Margaret pours Bruce's ashes into the rather small hole prepared for them. A slight breeze stirs them up, and a bit of Bruce blows over us all. She trowels some dirt over the ashes, and I think, this is very hard, to make Margaret do this, but of course every bit of ritual is something she chose to do and something she and Bruce talked about before he died. These rituals have traditional reasons behind them, and they do help people heal. I think. I expect that either I'll carry Glenn's ashes out to the forest or he'll carry mine, some day, and pouring them into the earth and burying them will be hard, very hard, but it will be a thing we'll want to do, to have done.
I remember eating dinner after my maternal grandmother's non-interment, with the urn full of her ashes sitting on a chair in her sister's country club because we'd scheduled the service on a day when the sextant didn't dig holes and we weren't allowed to dig a hole ourselves. "Marian always loved a party," said Joan, and Virginia giggled. My great-aunts: Virginia died a few years after that, and Joan died last year. That accumulated funeral count again. I wonder if I ever told Bruce funny funeral stories. I bet he had some of his own, but I don't remember them.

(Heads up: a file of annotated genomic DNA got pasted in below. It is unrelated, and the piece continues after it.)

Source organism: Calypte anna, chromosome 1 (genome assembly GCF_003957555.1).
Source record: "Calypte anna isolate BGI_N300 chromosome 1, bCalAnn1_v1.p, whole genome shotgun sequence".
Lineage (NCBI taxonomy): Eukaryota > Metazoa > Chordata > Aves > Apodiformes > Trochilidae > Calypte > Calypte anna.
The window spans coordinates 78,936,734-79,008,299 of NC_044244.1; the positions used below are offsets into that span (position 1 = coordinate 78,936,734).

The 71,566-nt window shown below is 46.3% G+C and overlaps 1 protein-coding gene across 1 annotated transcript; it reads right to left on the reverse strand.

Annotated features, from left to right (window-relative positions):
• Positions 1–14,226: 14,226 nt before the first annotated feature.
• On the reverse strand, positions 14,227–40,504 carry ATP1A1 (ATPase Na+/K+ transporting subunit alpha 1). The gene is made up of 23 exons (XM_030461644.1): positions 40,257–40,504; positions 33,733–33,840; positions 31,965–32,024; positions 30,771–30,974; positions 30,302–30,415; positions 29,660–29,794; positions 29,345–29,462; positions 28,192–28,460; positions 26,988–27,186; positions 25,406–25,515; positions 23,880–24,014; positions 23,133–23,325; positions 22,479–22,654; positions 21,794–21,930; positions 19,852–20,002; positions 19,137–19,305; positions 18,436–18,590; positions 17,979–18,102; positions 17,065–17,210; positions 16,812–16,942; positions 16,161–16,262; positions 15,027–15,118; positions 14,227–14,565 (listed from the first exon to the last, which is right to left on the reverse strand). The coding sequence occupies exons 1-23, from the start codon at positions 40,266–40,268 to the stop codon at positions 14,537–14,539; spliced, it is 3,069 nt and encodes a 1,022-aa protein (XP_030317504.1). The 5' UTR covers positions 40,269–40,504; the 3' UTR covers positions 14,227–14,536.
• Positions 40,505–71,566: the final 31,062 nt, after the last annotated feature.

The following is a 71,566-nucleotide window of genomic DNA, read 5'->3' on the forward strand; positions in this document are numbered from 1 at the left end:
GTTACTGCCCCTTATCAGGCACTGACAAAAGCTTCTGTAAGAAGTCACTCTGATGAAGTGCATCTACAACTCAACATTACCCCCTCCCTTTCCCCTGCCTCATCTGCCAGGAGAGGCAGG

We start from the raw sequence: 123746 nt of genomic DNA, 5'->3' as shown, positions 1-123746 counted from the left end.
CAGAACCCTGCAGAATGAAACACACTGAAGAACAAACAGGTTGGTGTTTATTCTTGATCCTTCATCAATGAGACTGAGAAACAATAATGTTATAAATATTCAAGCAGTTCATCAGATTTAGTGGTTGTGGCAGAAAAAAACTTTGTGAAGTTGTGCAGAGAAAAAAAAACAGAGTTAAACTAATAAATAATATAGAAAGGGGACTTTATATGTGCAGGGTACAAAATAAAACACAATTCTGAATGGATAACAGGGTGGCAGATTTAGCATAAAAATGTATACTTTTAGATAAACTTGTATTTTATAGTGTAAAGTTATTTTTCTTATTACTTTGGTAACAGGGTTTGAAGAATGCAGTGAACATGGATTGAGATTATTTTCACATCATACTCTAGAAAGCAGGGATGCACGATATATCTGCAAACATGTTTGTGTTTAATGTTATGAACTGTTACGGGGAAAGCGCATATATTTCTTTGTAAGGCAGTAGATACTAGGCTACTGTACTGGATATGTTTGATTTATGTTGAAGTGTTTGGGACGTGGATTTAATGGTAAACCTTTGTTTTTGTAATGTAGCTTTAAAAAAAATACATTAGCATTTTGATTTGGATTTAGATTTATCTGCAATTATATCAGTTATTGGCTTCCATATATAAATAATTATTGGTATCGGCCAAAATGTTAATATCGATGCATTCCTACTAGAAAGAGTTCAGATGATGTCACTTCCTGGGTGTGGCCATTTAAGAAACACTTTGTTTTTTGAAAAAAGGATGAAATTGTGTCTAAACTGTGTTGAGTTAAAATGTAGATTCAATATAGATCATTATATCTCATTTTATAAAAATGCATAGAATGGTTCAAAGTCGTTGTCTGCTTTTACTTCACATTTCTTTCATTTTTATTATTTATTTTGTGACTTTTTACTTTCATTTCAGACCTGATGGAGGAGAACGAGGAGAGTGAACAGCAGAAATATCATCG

We go to the parish hall, where the church ladies are serving coffee, punch, and cookies. We sit with friends and talk about Bruce. I remember the world's best orange peeler, a gadget Bruce had by the cartload because of some long-ago business venture of his dad's. Bruce gave us all orange peelers, maybe 10-15 years ago. "Oh, is that where that came from?" says Eileen. We all agree that they were, indeed, the world's best orange peelers, but that most people don't need a single-purpose orange peeler when a paring knife does the job nearly as well.
Dave talks about how kind Bruce was, how he was always doing things to make other people happy, how he wasn't ambitious because he had achieved his purpose in life: trying to make other people, and especially Margaret, happy.
After a while, we hug Margaret and go away.
Today, I remember Bruce singing in his slight but accurate low tenor voice: "Morning has broken, call the repairman. He said he'd be over an hour ago." I know Bruce wasn't the first person I heard sing that parody, not by years (I think that would have been my high school friend Melody Oakley, which adds both to my melancholy because Melody died of lung cancer a few years back and to the sweetness of the bittersweet memory, because Melody was also a person who always made connections between other people, who worked to surprise people in small pleasant ways and to get other people to be kind to each other, a much harder task). Bruce loved parodies. I wonder if Margaret and Dave had that in mind when they chose that song. Whether they did or not, it makes me happy to have that association.
Goodbye, Bruce. I know this entry is all about me and not about you. I am so sorry not to know what stories you would have told in response to my stories. I know they would have surprised me.